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Author Topic: Terrain detail versus google earth  (Read 26271 times)

foxfiles

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Re: Terrain detail versus google earth
« Reply #30 on: June 17, 2012, 05:39:50 am »

@SpaceFlight,following your link, I see tha we are 1 year late here... sorry to make Cameni and you waste your time on a subject that was very well approached last year by you ???

This is just a lesson on How we should always use the Search function prior to writing anything...
« Last Edit: June 17, 2012, 05:44:08 am by foxfiles »
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SpaceFlight

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Re: Terrain detail versus google earth
« Reply #31 on: June 17, 2012, 06:17:05 am »

@SpaceFlight,following your link, I see tha we are 1 year late here... sorry to make Cameni and you waste your time on a subject that was very well approached last year by you ???

This is just a lesson on How we should always use the Search function prior to writing anything...

I don't think a thread that talks about DEMs that could be used in OT is a waste of time. The other thread was mainly about integrating a middle earth DEM into OT.
I did not find an other thread that talked about this topic at that time, and I did not want to make a new one. This will sureley come up again in the future, as more detailed DEMs become available.
So a thread like this one ("Terrain detail versus google earth") is surely informative in this regard.  ;)
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foxfiles

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Re: Terrain detail versus google earth
« Reply #32 on: June 17, 2012, 06:30:33 am »

I agree, I took the time to read this 2011 thread now , sure it is useful to recall things that interest us about DEM...

« Last Edit: June 17, 2012, 06:38:40 am by foxfiles »
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SpaceFlight

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Re: Terrain detail versus google earth
« Reply #33 on: June 17, 2012, 07:26:08 am »

What about trees, buildings and other stuff effecting the higher resolution data?

A Digital Elevation Model and a Digital Terrain Model represent the bare earth surface, while the DEM is unmodified and the DTM is modified and corrected for artifacts and other errors.
A Digital Surface Model represents the earth's surface with everything on it, like buildings, trees etc. (http://bloglidar.com/2010/12/06/dem-dsm-dtm/).
So in order to get a DEM or DTM, the DSM has to go through a filtering process ("It can be said that a DSM is filtered to produce a DTM or a DEM. Objects and surface variability are removed in this filtering process." http://www.helsinki.fi/~korpela/y196/y196.htm).
« Last Edit: June 17, 2012, 07:34:36 am by SpaceFlight »
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Jagerbomber

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Re: Terrain detail versus google earth
« Reply #34 on: June 17, 2012, 11:32:14 am »

Well I'm thinking that even after this "filtering" process, Forests and locations with a lot of obstacles would still effect the elevation data.
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lookastdu

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Re: Terrain detail versus google earth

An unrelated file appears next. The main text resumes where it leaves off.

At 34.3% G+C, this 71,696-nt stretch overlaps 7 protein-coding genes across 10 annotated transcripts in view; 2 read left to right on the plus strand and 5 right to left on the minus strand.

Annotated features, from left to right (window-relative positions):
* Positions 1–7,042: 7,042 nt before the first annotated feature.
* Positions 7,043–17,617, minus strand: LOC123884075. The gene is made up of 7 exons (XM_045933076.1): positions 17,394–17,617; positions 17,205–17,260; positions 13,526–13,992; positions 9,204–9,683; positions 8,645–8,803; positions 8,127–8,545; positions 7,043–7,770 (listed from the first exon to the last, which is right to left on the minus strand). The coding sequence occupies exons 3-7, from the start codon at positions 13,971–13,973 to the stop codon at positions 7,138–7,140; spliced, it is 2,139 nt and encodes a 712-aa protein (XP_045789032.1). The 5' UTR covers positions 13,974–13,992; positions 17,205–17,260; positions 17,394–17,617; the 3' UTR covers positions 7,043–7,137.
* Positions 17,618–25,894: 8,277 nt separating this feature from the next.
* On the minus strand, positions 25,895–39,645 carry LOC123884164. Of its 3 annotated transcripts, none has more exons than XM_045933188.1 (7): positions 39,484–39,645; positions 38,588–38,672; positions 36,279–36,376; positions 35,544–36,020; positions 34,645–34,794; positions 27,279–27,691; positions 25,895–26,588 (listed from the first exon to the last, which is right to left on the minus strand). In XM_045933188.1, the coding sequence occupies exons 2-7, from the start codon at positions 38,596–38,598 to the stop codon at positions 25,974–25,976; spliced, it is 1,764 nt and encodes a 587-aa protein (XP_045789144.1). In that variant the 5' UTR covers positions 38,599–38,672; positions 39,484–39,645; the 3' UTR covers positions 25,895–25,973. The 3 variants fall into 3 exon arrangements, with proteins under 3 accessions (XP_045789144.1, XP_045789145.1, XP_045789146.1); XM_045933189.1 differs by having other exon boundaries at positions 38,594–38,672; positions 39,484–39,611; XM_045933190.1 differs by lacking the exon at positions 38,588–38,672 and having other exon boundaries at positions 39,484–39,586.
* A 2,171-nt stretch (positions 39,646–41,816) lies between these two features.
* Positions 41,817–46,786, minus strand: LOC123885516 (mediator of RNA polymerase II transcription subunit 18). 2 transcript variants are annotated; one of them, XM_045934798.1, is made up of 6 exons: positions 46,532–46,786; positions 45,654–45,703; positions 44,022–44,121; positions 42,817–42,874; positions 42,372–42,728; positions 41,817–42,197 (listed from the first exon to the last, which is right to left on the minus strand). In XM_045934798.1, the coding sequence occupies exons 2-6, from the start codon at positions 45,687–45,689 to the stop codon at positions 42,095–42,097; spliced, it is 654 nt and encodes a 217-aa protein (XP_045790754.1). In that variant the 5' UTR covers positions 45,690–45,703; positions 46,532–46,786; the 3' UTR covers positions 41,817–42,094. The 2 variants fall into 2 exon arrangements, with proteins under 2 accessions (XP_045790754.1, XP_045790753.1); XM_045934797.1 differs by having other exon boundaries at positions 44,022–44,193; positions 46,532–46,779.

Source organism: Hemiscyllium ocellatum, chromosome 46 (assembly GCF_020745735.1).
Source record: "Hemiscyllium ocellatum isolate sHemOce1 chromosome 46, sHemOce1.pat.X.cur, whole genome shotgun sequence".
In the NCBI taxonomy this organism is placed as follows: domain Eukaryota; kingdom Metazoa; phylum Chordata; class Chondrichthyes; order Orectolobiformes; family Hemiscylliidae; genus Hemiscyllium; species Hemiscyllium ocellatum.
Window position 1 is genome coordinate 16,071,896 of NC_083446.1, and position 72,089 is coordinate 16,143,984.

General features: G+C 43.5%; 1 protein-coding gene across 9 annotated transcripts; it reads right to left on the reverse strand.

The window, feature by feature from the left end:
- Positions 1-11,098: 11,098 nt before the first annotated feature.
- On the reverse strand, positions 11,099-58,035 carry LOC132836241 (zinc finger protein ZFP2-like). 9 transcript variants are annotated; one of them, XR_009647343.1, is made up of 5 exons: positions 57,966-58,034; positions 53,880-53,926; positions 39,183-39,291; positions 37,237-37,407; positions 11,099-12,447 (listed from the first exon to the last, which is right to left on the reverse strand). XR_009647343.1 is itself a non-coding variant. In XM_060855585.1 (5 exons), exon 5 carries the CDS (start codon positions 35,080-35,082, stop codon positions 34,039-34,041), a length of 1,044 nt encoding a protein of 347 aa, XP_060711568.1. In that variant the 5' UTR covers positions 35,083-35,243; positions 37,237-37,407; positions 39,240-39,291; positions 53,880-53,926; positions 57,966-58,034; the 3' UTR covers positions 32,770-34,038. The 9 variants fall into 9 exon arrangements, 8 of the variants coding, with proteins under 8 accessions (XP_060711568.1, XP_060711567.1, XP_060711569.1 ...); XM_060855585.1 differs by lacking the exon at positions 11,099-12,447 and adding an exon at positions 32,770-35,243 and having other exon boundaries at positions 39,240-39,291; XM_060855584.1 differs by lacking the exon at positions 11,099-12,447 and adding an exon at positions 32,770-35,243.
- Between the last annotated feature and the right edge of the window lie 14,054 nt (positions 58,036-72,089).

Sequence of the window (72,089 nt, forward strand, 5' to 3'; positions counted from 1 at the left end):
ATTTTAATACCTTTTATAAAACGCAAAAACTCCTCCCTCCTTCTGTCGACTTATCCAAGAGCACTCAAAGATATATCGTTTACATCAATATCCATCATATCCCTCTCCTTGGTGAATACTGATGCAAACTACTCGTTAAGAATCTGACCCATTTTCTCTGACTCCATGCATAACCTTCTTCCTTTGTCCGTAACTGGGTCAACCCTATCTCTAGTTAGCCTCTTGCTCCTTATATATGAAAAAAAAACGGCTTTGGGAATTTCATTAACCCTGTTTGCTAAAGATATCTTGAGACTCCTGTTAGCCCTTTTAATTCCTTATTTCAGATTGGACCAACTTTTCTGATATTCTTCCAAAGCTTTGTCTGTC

« Reply #35 on: July 08, 2012, 09:43:09 am »

One is wanting Hawai, another one Tahiti, another one... should you pay to have Hawai at 10m ?
 this could enter in a biz model, where users pay depending on the resolution and geography that they use...
[...]
Also let's be careful with our wishes of better resolution : going to 30 or 10m is a question of dealing with source of hundreds of Gb, even Teras for the whole planet at High res.

Sorry, I have shorted my idea too much writing that words. I was thinking about possibility to import to Outerra for example your own heightmaps in .dem or other format which contain data coordinates. Then everyone who needs detailed fragment of map will be able to achieve it. :) Yes, I know it would be additional work to do by developers, but maybe in farther future?
Ofc I wasn't thinking about giving everyone detailed Hawaii and 1GB+ to download. ;)
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Allan Davidson

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Re: Terrain detail versus google earth
« Reply #36 on: May 16, 2013, 08:43:12 pm »

Necromancer here!

And how about use a data compression and real-time decompression method (OpenCL?) to reduce the size of the terrain files? This could help if you guys manage to obtain 30m/10m elevation data to some areas. :)
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cameni

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Re: Terrain detail versus google earth
« Reply #37 on: May 17, 2013, 03:24:17 am »

Terrain is already compressed with wavelet compression, otherwise the dataset would be 10 times larger :)
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ktroy

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Re: Terrain detail versus google earth
« Reply #38 on: June 02, 2013, 11:12:54 pm »

So what's the possibility of downloadable 30m/10m terrain data for parts of the US? :D
Even remotely close?
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cameni

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Re: Terrain detail versus google earth
« Reply #39 on: June 03, 2013, 01:05:58 am »

It's planned for testing, I guess there will be some issues with blending with the surrounding terrain of lower resolution that will have to be addressed.
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foxfiles

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Re: Terrain detail versus google earth
« Reply #40 on: June 03, 2013, 05:38:52 am »

 :P we look forward to seeing such a terrain insertion... even if there would be bad stitching with surroundings, it is worth it
for having an idea of the performance in high res. DEM